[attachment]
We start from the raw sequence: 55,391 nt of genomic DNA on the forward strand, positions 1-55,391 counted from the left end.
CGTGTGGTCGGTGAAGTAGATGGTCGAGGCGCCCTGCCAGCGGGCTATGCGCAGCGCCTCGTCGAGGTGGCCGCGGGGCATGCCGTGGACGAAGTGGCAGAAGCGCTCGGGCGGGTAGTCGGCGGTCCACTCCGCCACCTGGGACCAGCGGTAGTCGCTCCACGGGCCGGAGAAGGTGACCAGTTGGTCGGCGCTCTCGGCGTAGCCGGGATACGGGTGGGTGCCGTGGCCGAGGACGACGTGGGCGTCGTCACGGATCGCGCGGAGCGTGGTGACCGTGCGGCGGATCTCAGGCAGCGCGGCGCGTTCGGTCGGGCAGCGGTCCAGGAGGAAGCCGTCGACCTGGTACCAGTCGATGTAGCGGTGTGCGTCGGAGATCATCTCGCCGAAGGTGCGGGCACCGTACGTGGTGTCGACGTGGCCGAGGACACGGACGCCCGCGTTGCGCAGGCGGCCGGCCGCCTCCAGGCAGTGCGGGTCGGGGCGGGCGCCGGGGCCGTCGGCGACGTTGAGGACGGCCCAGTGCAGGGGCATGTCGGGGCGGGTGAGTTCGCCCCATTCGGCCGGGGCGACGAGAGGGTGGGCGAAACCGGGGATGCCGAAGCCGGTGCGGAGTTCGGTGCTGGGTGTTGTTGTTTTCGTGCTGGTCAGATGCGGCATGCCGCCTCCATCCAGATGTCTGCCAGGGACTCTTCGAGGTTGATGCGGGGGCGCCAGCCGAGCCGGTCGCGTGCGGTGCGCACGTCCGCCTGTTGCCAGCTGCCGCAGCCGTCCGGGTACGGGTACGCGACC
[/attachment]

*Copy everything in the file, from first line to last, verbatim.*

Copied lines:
We start from the raw sequence: 55,391 nt of genomic DNA on the forward strand, positions 1-55,391 counted from the left end.
CGTGTGGTCGGTGAAGTAGATGGTCGAGGCGCCCTGCCAGCGGGCTATGCGCAGCGCCTCGTCGAGGTGGCCGCGGGGCATGCCGTGGACGAAGTGGCAGAAGCGCTCGGGCGGGTAGTCGGCGGTCCACTCCGCCACCTGGGACCAGCGGTAGTCGCTCCACGGGCCGGAGAAGGTGACCAGTTGGTCGGCGCTCTCGGCGTAGCCGGGATACGGGTGGGTGCCGTGGCCGAGGACGACGTGGGCGTCGTCACGGATCGCGCGGAGCGTGGTGACCGTGCGGCGGATCTCAGGCAGCGCGGCGCGTTCGGTCGGGCAGCGGTCCAGGAGGAAGCCGTCGACCTGGTACCAGTCGATGTAGCGGTGTGCGTCGGAGATCATCTCGCCGAAGGTGCGGGCACCGTACGTGGTGTCGACGTGGCCGAGGACACGGACGCCCGCGTTGCGCAGGCGGCCGGCCGCCTCCAGGCAGTGCGGGTCGGGGCGGGCGCCGGGGCCGTCGGCGACGTTGAGGACGGCCCAGTGCAGGGGCATGTCGGGGCGGGTGAGTTCGCCCCATTCGGCCGGGGCGACGAGAGGGTGGGCGAAACCGGGGATGCCGAAGCCGGTGCGGAGTTCGGTGCTGGGTGTTGTTGTTTTCGTGCTGGTCAGATGCGGCATGCCGCCTCCATCCAGATGTCTGCCAGGGACTCTTCGAGGTTGATGCGGGGGCGCCAGCCGAGCCGGTCGCGTGCGGTGCGCACGTCCGCCTGTTGCCAGCTGCCGCAGCCGTCCGGGTACGGGTACGCGACC